Led by senior vice president and group GC Bill Mordan, the group has pioneered a sophisticated contract management system called I-Legal, which enables the client to create their own contracts – anything from non-disclosure agreements to supply agreements. The tool is even tied into the company’s compliance function.

‘There are only a few companies that have fully automated systems and I only know of one company – that’s ours – that is tying it into the compliance function. I am the chief compliance officer as well as the GC, so I have to be responsible for both.’

However, Mordan is careful to ensure that the advent of this new technology does not diminish the technical polish of the legal function, rather it frees up the team to allow them to work on more exciting and challenging things.

In 2014 this included the acquisition of the global rights to the K-Y brand from Johnson & Johnson; discussions with rival pharmaceutical company Merck & Co regarding an offer for the brand’s consumer health business; and the demerger of RB pharmaceuticals, subsequently rebranded Indivior and floated on the London Stock Exchange in December.

In early 2015, Mordan confirmed that he was making plans to carry out a UK legal panel review and formalise the company’s current panel arrangement.

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  • US general counsel and senior vice president of legal operations: Gabe Holdsman.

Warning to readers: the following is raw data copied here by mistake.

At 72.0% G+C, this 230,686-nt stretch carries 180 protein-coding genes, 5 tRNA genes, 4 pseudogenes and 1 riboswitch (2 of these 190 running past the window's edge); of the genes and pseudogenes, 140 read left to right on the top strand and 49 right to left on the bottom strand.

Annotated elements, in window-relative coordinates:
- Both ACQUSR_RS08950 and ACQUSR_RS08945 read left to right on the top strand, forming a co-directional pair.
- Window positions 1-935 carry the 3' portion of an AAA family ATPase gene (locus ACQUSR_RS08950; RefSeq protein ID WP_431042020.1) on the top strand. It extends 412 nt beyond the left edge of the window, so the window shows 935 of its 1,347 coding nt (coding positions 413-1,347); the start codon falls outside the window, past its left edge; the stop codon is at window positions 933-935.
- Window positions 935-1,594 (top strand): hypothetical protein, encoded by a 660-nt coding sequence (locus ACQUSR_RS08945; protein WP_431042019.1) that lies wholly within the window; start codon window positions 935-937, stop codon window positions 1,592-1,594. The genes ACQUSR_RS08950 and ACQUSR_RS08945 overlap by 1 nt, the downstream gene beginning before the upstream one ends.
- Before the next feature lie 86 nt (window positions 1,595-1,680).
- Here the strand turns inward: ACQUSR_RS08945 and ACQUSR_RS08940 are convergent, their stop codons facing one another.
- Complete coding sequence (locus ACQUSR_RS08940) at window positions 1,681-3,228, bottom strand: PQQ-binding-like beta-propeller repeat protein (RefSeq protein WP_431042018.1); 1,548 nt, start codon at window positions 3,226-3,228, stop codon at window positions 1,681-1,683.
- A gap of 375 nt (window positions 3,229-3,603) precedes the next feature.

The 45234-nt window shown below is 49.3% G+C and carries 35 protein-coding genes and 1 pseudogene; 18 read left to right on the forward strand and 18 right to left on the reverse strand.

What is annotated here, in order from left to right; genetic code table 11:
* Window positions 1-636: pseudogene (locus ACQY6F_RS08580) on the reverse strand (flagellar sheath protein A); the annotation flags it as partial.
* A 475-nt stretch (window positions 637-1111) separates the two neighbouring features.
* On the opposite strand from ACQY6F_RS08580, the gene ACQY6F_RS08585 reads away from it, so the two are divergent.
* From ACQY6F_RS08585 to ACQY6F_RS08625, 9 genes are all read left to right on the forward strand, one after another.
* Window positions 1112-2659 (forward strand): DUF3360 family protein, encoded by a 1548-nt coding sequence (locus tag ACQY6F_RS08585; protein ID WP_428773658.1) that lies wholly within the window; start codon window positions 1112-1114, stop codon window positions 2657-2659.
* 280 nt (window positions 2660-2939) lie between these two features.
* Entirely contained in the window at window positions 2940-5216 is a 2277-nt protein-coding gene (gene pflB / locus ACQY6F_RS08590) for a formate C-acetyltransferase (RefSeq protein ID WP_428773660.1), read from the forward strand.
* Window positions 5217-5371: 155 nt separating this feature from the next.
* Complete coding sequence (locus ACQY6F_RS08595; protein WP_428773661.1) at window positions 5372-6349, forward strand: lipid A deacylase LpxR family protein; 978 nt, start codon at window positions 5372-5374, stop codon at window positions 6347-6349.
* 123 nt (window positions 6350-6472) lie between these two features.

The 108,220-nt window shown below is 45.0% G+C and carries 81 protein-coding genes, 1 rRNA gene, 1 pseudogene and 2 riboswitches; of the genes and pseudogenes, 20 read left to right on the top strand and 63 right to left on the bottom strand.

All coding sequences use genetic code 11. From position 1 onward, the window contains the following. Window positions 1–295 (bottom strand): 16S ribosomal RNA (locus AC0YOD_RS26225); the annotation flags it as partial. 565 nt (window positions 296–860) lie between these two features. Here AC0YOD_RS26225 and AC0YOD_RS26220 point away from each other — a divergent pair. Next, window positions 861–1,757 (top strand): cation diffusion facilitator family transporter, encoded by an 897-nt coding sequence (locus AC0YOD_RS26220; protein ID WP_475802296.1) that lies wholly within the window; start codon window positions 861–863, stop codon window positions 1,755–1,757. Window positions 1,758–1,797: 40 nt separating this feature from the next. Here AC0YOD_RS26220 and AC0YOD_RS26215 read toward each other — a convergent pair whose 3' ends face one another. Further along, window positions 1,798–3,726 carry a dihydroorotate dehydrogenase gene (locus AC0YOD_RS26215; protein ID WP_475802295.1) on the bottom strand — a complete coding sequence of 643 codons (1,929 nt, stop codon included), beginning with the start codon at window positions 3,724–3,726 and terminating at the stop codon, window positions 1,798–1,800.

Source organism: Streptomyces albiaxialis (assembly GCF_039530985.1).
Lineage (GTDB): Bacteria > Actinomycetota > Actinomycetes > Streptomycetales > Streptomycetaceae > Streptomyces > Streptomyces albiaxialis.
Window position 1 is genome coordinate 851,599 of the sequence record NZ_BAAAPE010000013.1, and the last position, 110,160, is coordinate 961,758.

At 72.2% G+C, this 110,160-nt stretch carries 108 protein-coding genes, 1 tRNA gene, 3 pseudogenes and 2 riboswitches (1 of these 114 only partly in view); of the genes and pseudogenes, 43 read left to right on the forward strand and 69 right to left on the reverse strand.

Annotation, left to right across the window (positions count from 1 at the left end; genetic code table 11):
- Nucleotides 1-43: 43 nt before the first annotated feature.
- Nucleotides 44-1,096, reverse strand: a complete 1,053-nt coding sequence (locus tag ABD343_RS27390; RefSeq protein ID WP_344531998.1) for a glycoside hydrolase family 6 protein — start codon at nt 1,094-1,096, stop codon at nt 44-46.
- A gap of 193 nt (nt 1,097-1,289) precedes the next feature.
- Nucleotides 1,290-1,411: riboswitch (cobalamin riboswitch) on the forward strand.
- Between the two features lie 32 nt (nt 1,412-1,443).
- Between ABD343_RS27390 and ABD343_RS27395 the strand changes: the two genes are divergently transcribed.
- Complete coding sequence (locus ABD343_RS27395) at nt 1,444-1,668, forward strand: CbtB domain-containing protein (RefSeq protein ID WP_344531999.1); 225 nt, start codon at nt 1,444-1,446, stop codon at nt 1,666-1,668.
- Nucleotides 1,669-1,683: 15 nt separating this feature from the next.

• General counsel and company secretary: Paul Mussenden.
  • Team headcount: six lawyers.

Healthcare company BTG is described as the ‘shining light’ within the UK-listed biotech and speciality pharma sector. With a portfolio of interventional medicine products designed to advance the treatment of illnesses, including liver tumours, severe blood clots, and advanced emphysema, the business has gone through dramatic growth, with its market capitalisation increasing from under £200m to £3bn via organic growth and five acquisitions in six years during an era where the sector has suffered decline.

The legal team, headed by general counsel (GC) and company secretary Paul Mussenden, has been at the heart of BTG’s corporate activity and heavily involved throughout the company’s expansion, including directly negotiating or managing acquisitions or litigation. The team’s workload in 2014 involved extensive pharmaceutical regulatory work in the US, the establishment of operations in Asia and BTG’s largest-ever deal, a $475m acquisition of PneumRx and related £150m equity fundraising.